Until I read the L10 blog post with a simple example implementation of a queue, I could not figure out how to make queues work with cron. The blog post is a must read.

fuerst’s picture

jacobson’s picture

Hashbangcode.com has a very well-written and helpful blog post on using the Drupal Queues API:

http://www.hashbangcode.com/blog/drupal-7-queues-api-579.html

dmstru’s picture

Hi,

For instant, I have and perform some Queues processes in my_module. How I can show the report after all Queues in my module perform?

What your advice?

Alexey

tsotsos’s picture

i don't know what is the problem, the worker function is working if i don't use the queue..

<?php
function MODULENAME_cron() {
$nodes=expired_nodes('type'); //a function that fetch the nodes id array i want
  $queue = DrupalQueue::get('update_node');
  foreach ($nodes as $row) {
    $queue->createItem($row);
  }
  drupal_flush_all_caches();
}

function MODULENAME_cron_queue_info() {
  $queues['update_node'] = array(
    'worker callback' => 'MODULENAME_callback',
    'time' => 30, // time in second for each worker
  );
  return $queues;
}

function MODULENAME_callback($data){
      foreach ($data as $row) {
db_insert('field_data_field_SOMENAME')
  ->fields(array(
    'entity_type' => 'node',
    'bundle' => 'event',
    'entity_id'=>$row,
    'revision_id'=>$row,
    'language'=>'und',
    'delta'=>0,
    'field_other_tid'=>196,
  ))
  ->execute();
db_insert('field_revision_field_SOMENAME')
  ->fields(array(
    'entity_type' => 'node',
    'bundle' => 'event',
    'entity_id'=>$row,
    'revision_id'=>$row,
    'language'=>'und',
    'delta'=>0,
    'field_other_tid'=>196,
  ))
    ->execute();
  }
}
?>
arosboro’s picture

MODULENAME_callback($data) should be written MODULENAME_callback($item), where $item is the $row use used to create a queue item with: $queue->createItem($row)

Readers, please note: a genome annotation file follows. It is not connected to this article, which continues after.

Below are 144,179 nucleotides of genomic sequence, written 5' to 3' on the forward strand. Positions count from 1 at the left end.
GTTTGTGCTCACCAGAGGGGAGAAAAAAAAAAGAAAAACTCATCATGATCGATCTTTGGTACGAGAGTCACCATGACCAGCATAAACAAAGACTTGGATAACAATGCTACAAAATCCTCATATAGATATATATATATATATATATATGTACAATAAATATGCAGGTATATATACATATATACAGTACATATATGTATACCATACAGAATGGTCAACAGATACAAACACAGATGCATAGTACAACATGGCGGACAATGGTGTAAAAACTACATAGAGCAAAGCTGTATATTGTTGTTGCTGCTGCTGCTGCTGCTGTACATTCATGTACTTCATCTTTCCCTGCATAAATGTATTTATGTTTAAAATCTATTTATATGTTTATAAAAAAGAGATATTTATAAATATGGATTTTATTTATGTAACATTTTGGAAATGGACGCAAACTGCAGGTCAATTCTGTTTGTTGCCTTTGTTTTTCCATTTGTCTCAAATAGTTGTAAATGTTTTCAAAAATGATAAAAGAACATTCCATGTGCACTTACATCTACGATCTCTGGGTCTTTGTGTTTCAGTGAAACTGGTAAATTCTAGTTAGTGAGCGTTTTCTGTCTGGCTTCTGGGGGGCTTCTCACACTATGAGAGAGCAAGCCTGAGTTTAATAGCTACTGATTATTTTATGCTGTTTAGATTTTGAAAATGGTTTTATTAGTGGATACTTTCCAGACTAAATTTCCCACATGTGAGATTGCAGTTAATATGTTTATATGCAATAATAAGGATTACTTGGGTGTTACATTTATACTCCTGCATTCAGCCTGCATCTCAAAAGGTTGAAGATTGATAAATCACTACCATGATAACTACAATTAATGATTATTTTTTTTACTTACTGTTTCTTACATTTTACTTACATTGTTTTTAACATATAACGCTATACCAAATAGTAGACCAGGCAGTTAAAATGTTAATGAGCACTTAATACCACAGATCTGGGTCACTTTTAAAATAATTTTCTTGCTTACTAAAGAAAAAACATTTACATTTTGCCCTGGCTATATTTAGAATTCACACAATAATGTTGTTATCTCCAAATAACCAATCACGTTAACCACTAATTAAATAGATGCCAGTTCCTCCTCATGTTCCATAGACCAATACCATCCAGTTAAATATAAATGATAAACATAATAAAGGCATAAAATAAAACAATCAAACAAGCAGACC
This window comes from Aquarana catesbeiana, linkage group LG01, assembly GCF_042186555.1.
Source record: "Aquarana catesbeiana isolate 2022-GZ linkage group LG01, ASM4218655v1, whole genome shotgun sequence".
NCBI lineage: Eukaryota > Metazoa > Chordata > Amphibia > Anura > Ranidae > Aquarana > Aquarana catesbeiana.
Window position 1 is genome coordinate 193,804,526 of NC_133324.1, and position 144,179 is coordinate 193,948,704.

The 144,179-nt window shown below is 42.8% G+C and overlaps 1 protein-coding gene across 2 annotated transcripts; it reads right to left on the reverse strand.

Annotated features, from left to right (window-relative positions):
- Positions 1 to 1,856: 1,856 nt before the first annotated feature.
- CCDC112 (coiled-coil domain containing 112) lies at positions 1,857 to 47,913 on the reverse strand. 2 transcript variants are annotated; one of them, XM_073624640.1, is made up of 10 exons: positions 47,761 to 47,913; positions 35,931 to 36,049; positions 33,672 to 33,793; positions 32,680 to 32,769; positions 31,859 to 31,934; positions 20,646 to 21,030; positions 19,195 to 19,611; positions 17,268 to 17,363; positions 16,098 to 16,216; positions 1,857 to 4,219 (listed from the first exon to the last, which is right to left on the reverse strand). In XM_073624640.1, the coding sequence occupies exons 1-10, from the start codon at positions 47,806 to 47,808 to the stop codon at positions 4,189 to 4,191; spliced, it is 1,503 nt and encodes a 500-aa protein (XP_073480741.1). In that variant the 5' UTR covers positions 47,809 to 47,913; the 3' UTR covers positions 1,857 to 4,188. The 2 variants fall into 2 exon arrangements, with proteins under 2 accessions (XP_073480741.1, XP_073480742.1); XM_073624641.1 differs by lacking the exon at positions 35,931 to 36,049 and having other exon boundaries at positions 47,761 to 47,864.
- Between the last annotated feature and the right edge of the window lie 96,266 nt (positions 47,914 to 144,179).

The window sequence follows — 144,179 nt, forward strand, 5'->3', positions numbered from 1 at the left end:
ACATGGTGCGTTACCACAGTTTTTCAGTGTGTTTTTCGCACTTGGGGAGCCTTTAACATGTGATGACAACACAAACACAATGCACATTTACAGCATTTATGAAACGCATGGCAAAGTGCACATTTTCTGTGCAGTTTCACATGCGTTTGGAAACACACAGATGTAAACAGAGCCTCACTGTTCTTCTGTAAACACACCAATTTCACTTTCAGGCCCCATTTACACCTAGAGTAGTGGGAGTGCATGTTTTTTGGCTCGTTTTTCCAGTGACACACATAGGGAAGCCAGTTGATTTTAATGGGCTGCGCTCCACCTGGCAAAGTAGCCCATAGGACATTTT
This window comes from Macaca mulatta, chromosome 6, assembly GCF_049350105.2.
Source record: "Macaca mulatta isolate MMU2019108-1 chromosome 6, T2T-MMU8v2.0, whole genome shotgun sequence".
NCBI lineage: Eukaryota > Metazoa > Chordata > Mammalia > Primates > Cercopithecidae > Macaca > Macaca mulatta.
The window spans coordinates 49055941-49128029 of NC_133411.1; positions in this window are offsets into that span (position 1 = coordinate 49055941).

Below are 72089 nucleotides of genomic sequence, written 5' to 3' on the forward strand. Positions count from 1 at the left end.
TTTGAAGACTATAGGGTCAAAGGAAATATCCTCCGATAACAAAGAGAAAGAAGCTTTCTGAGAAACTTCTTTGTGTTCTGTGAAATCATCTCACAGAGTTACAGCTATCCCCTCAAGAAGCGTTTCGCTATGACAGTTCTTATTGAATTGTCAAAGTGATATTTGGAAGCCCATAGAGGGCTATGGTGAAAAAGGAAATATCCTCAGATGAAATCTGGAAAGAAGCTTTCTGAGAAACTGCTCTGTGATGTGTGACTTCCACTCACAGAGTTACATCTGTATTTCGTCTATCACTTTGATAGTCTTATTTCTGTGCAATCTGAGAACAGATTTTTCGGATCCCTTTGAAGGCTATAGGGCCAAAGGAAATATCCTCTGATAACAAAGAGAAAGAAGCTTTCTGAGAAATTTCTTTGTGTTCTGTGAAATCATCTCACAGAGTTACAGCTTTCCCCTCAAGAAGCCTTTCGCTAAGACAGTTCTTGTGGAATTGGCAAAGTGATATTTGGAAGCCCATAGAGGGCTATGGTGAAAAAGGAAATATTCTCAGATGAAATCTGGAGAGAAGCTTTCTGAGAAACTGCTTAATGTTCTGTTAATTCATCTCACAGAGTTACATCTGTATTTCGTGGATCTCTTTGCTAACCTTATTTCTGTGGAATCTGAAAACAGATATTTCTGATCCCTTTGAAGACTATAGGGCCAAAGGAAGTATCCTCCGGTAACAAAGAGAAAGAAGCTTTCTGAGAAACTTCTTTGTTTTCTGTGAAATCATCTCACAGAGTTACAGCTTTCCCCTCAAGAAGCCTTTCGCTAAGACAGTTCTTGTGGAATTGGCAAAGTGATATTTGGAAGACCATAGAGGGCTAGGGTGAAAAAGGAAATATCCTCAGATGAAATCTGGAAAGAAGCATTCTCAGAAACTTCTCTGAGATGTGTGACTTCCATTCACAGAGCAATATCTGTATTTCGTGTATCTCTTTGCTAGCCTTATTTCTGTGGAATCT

Your callback will process one item at a time, that item can contain any data.

hoporr’s picture

What I am seeing is that sometimes a claimed object disappears, that is the retrieved object pointer is valid upon first use, but then is null. Strange.

js’s picture

To use MongoDB for a queue and not change the default, like this would:

# Message Queue
# $conf['queue_default_class'] = 'MongoDBQueue';

This works:

Assuming a queue named "my_test_queue"
either in the script, first do this:

global $conf;
$conf['queue_class_my_test_queue'] = 'MongoDBQueue';

or in settings.php

$conf['queue_class_my_test_queue'] = 'MongoDBQueue';

then

$queue = DrupalQueue::get('my_test_queue'); // will use your MongoDB

obviously, MongoDB needs to be configured and MongoDB queue module enabled.

sphism’s picture

Not hugely on topic but is "queue" actually an american english word? If not then all of this breaks drupal's coding standards.

eric.goodwin’s picture

Yes, "queue" is in general use outside of lines in British English. It refers specifically to the this exact situation where a list of tasks are maintained in first-in-first-out order. If the order was last-in-first-out then it would be referred to as a "stack".

Adding an item to the list can be referred to as "enqueuing" and the reverse is "dequeuing". For a stack to terms are "push" and "pop" respectively.

D2ev’s picture

how to find items in a queue using queue name in code. I have used drush command 'drush queue-list' which shows list of queues with size. I want same in code.

D2ev’s picture

Found my answer -

$name = 'revision_scheduler';
$q = DrupalQueue::get($name);
dsm($q->numberOfItems());
artreaktor’s picture

If you have some problems with your queues Queue UI module can help.

jacobischwartz’s picture

What's a good way to deal with failing queues, where workers are crashing and burning?

It looks like a worker can throw an exception, which causes the item to be re-released continually into the queue after the lease has expired. But if you're getting a lot of failures (maybe an external service is failing), it seems like this might clog the queue pipeline (compounding the issue and impacting performance for other queue runs too). Is there a way to configure max retries and shunt items to a hospital queue?

Elijah Lynn’s picture

Decent info on the SystemQueue, MemoryQueue plus a touch on BatchQueue and BatchMemoryQueue. Seems to still be relevant especially touching on the fact that the ::createQueue() in SystemQueue and MemoryQueue is a no-op and only needs to be called if you are making your own queue.

update: http://www.ent.iastate.edu/it/Batch_and_Queue.pdf

Elijah Lynn’s picture

kunal.kursija’s picture

Thanks, Great write-up.